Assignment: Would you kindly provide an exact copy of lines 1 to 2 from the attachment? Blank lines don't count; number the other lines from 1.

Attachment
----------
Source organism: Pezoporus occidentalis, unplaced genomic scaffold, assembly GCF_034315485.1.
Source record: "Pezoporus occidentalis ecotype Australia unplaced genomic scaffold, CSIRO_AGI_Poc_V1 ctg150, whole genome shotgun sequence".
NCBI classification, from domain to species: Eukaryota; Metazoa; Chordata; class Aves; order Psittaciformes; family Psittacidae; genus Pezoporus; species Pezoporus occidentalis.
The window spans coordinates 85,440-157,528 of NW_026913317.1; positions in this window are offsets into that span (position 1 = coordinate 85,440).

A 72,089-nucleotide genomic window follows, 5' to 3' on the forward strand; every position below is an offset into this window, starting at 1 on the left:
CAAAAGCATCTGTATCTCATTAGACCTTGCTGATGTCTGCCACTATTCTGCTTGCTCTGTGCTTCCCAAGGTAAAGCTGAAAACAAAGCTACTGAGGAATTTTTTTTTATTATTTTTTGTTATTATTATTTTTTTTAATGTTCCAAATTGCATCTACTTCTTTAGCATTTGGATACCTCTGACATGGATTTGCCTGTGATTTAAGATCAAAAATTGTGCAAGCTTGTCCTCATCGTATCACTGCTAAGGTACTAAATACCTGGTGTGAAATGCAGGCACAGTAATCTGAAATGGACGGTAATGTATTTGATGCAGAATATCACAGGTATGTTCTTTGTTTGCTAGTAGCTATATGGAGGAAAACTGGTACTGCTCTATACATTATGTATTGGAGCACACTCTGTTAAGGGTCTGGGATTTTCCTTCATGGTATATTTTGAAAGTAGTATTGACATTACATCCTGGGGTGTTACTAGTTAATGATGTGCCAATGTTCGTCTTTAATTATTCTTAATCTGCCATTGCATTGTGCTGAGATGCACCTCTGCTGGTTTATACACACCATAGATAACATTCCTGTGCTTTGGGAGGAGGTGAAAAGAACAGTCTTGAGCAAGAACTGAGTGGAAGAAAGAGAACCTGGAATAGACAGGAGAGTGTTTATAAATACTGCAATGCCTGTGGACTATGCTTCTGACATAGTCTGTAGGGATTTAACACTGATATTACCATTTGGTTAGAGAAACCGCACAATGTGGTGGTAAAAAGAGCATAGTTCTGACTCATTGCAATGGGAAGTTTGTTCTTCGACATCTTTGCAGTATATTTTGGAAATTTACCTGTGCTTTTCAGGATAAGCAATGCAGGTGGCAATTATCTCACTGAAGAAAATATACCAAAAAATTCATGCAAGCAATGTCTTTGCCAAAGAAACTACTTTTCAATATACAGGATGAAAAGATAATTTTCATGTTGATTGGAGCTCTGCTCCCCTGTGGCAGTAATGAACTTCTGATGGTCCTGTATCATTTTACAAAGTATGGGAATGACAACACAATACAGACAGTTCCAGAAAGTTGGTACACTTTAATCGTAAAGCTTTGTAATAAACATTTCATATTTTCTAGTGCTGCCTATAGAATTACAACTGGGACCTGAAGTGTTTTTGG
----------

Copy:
Source organism: Pezoporus occidentalis, unplaced genomic scaffold, assembly GCF_034315485.1.
Source record: "Pezoporus occidentalis ecotype Australia unplaced genomic scaffold, CSIRO_AGI_Poc_V1 ctg150, whole genome shotgun sequence".